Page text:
Conseco Inc. has won a dismissal of a lawsuit by billionaire real estate developer Sheldon H. Solow that accused the Carmel-based
insurance company of fraud in the $1.4 billion sale of New York’s General Motors Building to Macklowe Properties Inc.,
Bloomberg News reported Wednesday.
U.S. District Judge Barbara Jones in New York this week threw out the lawsuit against Conseco, saying the company’s emergence from bankruptcy in September 2003 wiped out prior legal claims, including those involving the sale of the building on Aug. 28, 2003.
Solow, one of New York’s biggest landlords, sued in 2006, claiming his was “the best and highest credible bid” for the 50-story tower at Madison Avenue and 59th Street. He asked the court to award damages and to nullify the sale to entities controlled by developer Harry Macklowe.
“Conseco is very pleased with the court’s ruling, and we’re hopeful that this marks the end to the multi-year multi-case litigation by Mr. Solow related to the sale of the General Motors building,” Reed Oslan, a lawyer for Conseco, told Bloomberg.
The building once was home to a GM showroom. Donald Trump bought it with Conseco in 1998 for $800 million, which, at the time, was one of the highest prices ever paid for a New York office property.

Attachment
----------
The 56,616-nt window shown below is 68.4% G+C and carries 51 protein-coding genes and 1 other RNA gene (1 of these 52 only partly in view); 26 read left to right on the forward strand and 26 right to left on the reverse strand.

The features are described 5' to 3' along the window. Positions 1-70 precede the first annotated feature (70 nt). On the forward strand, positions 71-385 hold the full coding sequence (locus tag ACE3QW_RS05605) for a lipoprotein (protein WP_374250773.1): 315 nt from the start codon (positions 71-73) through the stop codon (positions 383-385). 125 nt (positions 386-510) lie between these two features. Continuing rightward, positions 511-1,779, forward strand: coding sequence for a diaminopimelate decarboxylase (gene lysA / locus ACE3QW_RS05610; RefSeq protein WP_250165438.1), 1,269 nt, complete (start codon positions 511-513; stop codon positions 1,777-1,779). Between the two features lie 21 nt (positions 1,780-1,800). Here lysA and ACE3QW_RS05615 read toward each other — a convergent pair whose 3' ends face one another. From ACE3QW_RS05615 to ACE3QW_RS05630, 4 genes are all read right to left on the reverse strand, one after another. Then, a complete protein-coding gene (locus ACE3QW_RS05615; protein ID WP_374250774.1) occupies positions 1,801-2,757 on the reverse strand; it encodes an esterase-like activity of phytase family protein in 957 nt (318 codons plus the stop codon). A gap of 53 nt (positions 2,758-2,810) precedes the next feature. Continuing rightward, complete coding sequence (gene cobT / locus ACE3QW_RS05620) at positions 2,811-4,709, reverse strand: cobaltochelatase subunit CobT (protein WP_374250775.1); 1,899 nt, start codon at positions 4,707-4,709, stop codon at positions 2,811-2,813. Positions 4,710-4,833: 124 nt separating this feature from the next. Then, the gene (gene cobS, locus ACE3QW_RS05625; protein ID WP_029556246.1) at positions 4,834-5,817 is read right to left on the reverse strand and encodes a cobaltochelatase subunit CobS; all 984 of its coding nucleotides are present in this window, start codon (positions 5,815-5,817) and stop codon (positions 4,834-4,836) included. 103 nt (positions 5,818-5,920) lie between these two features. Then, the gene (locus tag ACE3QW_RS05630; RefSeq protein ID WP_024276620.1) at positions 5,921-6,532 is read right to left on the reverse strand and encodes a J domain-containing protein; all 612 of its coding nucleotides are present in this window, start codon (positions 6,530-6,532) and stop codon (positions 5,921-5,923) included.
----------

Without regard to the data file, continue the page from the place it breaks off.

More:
Conseco’s ownership of the building has been the subject of several lawsuits, including cases against Trump, Solow Building Co. and developer Leslie Dick Worldwide Ltd.
Solow’s suit claimed that Conseco, shortly before it emerged from court protection, told a bankruptcy judge that it would secure the “best deal” for its assets. Instead, Solow said, the company used him as “an unwitting stalking horse to set the price at which their secretly favored buyer Macklowe could then sweep in and purchase the property.”
“The reorganization plan discharges Solow’s pre- confirmation claims,” Jones wrote in a 10-page ruling.